Fukushima One Year On – Resisting the Nuclear 'Fascist Shift' – EON Digest 3-11-12

From left to right, the remains of Fukushima No. 1 Nuclear Power Plant's No. 3 and No. 4 reactor buildings are pictured in this aerial photo taken from a Mainichi helicopter on Feb. 26, 2012. (Mainichi)

For information about ‘Fukushima Unsensored,’ an EON program with Prof. Akira Murakami Wednesday, March 14, 7pm to 9pm at the Berkeley Fellowship of Unitarian Universalists, Connie Barbour Room, upstairs without wheelchair access (sorry) ~ 1606 Bonita Ave at the corner of Cedar and Bonita in Berkeley click here. To download a flyer in PDF click here.

The Face of Nuclear Totalitarianism –
Aging Nukes, Mini Nukes and
Obama’s Great Atomic Bailout

Opening Commentaryby Jim Heddle
Mary Beth Brangan and Rachel Johnson contributed to this digest edition.

[Updated 3-11-12]

Reality Sets In
As its one year anniversary approaches this Sunday, nothing debunks the delusional corporate fantasy of a nuclear-powered future like the ongoing global disaster still radiating from Fukushima.

As the recent GreenPeace Report, ‘The Echo Chamber: Regulatory Capture and the Fukushima Daiichi Disaster’ shows, ‘The Nuclear Safety Paradigm’ is over – a significant nuclear accident has occurred approximately once every decade.

It took just 18 days for the Fukishima fallout to circle the globe, create hotspots in North America and Europe, and reach the Southern Hemisphere, according to the United States Geological Survey.

Within ten weeks, infant deaths spiked 35% in San Francisco and Seattle, and 48% in Philadelphia, according to a study by Joseph Mangano and Janette Sherman based on CDC (Centers for Disease Control) statistics.

West Coast soil, milk and produce are still showing contaminated readings according to the UC Berkeley School of Nuclear Engineering. As recently as mid Feb. elevated levels of Cesium 134 and 137 were detected in Bay Area milk. The UC Berkeley labs also found elevated levels of radiation in other foods, berries, soil, water, etc.

Nuts for New Nukes
Nevertheless, the Obama Administration and its nuclear industry backers continue to push for a so-called ‘nuclear renaissance’ paid for by tax-dollar loan guarantees and rate-payer surcharges – and including a fleet of mobile mini-reactors that will be trucked around the landscape. Obama’s NRC (Nuclear Regulatory Commission) is freely issuing license extensions to aged reactors that should already be in mothballs.

In effect, its a nuclear bailout that socializes the costs and risks and privatizes the profits.

That’s because nuclear energy cannot survive in a ‘free market environment.’ Wall Street won’t invest. Insurers will not insure. Democratic choice will not choose it – if given half a chance.

Truth and Nukes Don’t Mix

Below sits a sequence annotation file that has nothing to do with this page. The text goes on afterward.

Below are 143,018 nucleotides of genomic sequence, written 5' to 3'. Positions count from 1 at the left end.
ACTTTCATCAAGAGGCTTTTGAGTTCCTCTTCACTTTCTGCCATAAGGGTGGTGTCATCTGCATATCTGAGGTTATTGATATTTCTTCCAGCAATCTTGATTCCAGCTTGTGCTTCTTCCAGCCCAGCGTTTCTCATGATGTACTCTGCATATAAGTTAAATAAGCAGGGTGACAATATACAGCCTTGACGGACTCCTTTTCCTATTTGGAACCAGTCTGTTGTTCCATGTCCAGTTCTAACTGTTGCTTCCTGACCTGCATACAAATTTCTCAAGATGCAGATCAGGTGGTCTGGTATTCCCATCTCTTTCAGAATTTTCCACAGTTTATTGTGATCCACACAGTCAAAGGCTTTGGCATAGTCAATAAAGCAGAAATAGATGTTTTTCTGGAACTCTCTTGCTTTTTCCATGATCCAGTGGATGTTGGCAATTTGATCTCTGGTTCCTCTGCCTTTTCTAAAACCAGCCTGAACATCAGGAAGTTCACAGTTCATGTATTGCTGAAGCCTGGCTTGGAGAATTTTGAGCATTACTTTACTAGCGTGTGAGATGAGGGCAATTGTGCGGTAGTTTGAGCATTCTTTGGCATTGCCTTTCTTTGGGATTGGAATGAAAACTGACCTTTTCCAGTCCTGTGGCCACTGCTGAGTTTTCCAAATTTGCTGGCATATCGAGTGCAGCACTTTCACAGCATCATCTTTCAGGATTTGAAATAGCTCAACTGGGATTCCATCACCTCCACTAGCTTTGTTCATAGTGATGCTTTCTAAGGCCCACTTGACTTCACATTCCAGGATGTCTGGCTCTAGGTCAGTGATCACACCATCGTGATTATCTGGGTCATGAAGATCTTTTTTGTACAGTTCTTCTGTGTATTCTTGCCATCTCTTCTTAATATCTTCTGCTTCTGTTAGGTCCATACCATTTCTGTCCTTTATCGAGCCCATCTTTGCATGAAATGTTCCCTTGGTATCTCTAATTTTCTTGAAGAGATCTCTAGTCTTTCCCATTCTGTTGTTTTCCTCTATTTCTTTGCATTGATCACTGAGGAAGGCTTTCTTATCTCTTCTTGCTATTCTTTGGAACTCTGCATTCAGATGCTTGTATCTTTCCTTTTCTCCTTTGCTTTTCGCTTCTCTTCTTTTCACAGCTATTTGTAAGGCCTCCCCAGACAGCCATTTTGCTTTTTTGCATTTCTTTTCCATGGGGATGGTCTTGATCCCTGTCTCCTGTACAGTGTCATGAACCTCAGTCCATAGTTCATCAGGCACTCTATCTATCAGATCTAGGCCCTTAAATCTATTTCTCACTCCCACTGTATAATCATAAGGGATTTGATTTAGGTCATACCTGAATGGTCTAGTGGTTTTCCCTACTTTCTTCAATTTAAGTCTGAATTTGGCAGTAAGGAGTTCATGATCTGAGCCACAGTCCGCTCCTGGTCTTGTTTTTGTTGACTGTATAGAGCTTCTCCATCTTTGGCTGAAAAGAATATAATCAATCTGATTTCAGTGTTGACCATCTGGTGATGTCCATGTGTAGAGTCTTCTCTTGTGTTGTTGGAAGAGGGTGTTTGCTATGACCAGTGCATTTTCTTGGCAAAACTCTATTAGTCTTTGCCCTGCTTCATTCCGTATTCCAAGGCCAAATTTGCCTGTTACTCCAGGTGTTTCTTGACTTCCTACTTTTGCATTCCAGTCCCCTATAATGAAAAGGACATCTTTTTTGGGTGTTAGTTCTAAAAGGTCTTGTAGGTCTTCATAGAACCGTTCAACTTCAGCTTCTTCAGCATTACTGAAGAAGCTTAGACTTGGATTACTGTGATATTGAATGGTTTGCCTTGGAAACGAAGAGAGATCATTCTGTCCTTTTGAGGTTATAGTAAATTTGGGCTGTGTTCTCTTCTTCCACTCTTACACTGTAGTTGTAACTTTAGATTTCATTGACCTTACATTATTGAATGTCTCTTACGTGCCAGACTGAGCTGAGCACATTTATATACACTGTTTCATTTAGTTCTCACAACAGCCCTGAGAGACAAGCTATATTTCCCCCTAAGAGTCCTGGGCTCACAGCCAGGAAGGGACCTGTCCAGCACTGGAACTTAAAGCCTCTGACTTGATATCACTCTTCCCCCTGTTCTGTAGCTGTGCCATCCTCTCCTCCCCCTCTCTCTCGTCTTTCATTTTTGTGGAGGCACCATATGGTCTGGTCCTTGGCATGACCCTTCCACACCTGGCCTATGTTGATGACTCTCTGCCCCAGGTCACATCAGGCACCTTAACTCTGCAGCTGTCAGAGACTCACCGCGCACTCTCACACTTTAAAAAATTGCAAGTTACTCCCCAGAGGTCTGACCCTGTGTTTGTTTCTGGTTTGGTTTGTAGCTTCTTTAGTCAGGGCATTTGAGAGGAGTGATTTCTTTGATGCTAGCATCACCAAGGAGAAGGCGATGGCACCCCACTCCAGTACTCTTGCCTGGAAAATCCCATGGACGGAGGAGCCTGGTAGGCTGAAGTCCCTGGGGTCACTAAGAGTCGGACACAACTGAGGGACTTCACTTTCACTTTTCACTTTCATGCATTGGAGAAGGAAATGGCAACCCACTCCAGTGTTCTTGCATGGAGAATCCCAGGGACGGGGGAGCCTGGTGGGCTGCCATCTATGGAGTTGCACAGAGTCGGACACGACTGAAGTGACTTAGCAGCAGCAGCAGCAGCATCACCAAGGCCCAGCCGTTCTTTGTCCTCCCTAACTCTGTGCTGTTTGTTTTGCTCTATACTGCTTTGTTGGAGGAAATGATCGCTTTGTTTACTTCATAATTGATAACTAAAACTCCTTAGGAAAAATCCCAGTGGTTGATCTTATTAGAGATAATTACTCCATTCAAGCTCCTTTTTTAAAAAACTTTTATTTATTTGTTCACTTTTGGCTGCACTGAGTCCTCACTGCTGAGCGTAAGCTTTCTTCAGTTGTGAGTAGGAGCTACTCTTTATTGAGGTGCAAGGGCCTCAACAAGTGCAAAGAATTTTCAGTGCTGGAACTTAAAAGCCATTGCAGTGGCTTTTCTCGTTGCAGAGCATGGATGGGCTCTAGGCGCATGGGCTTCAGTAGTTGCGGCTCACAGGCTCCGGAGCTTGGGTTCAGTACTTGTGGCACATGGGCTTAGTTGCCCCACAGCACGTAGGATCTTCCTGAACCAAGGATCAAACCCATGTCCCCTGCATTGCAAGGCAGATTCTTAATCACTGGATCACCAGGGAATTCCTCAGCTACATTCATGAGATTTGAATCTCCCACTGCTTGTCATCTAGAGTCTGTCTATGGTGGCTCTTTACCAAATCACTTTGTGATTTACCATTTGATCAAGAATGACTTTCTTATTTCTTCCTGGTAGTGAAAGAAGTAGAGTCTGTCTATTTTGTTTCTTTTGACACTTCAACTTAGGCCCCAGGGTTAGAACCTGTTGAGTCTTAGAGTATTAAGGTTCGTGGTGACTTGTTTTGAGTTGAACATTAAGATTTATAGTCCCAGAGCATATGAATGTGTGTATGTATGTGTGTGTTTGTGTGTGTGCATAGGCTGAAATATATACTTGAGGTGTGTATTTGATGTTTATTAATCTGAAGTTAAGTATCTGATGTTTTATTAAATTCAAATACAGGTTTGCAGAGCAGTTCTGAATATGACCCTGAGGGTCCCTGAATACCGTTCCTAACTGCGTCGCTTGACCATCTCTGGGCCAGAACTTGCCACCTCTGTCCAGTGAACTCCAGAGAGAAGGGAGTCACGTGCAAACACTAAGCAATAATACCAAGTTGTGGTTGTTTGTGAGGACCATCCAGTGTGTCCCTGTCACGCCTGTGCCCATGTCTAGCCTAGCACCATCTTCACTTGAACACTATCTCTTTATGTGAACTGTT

It can not survive in a transparent, democratic environment either. As Robert Jungk conclusively showed as long ago as 1979 in his book The New Tyranny: How Nuclear Power Enslaves Us, because of its vast ‘security’ vulnerabilities, nuclear energy is, at its core, a fundamentally totalitarian technology, requiring secrecy and authoritarian social controls to the max. [See Naomi Wolf’s trenchant articles on the on-going ‘fascist shift’ here and here.] Already, in the face of mass public uprisings across the globe and the growth of the Occupy Movement here at home, power holders are moving to criminalize dissent with the passage of laws like the NDAA (National Defense Authorization Act) and HR 347, the Federal Restricted Buildings and Grounds Improvement Act of 2011.

Rather than acting in the public interest with strictly-enforced policies based on science, so-called ‘regulatory agencies’ like the NRC (Nuclear Regulatory Commission) and the IAEA (International Atomic Energy Agency) consistently fulfill their core mandate, which is to promote – not impede – the spread of nuclear energy technology.
Thus the internationally coordinated campaign to tamp down transparent reporting on the real human and environmental impacts of nuclear disasters like Three Mile Island, Chernobyl and Fukushima.

Then there’s the inconvenient fact that nuclear power generation is inseparably joined at the hip with its Siamese Twin, nuclear weapons production and proliferation – has been from the gitgo of the ‘Peaceful Atom’ propaganda campaign.

If the Nuclides Don’t Git Ya, Then the EMFs Will
The final irony is that nuclear weapons have been rendered obsolete by the advent of electro-magnetic, ‘directed energy’ weaponry (hence the dual focus of this blog).

Both ionizing (nuclear) and non-ionizing (electro-magnetic) radiation are part of the same spectrum and, in fact, have many similar damaging affects on cells, humans and other biological systems.

A Dormant Movement Stirs – ‘Occupy Nukes?’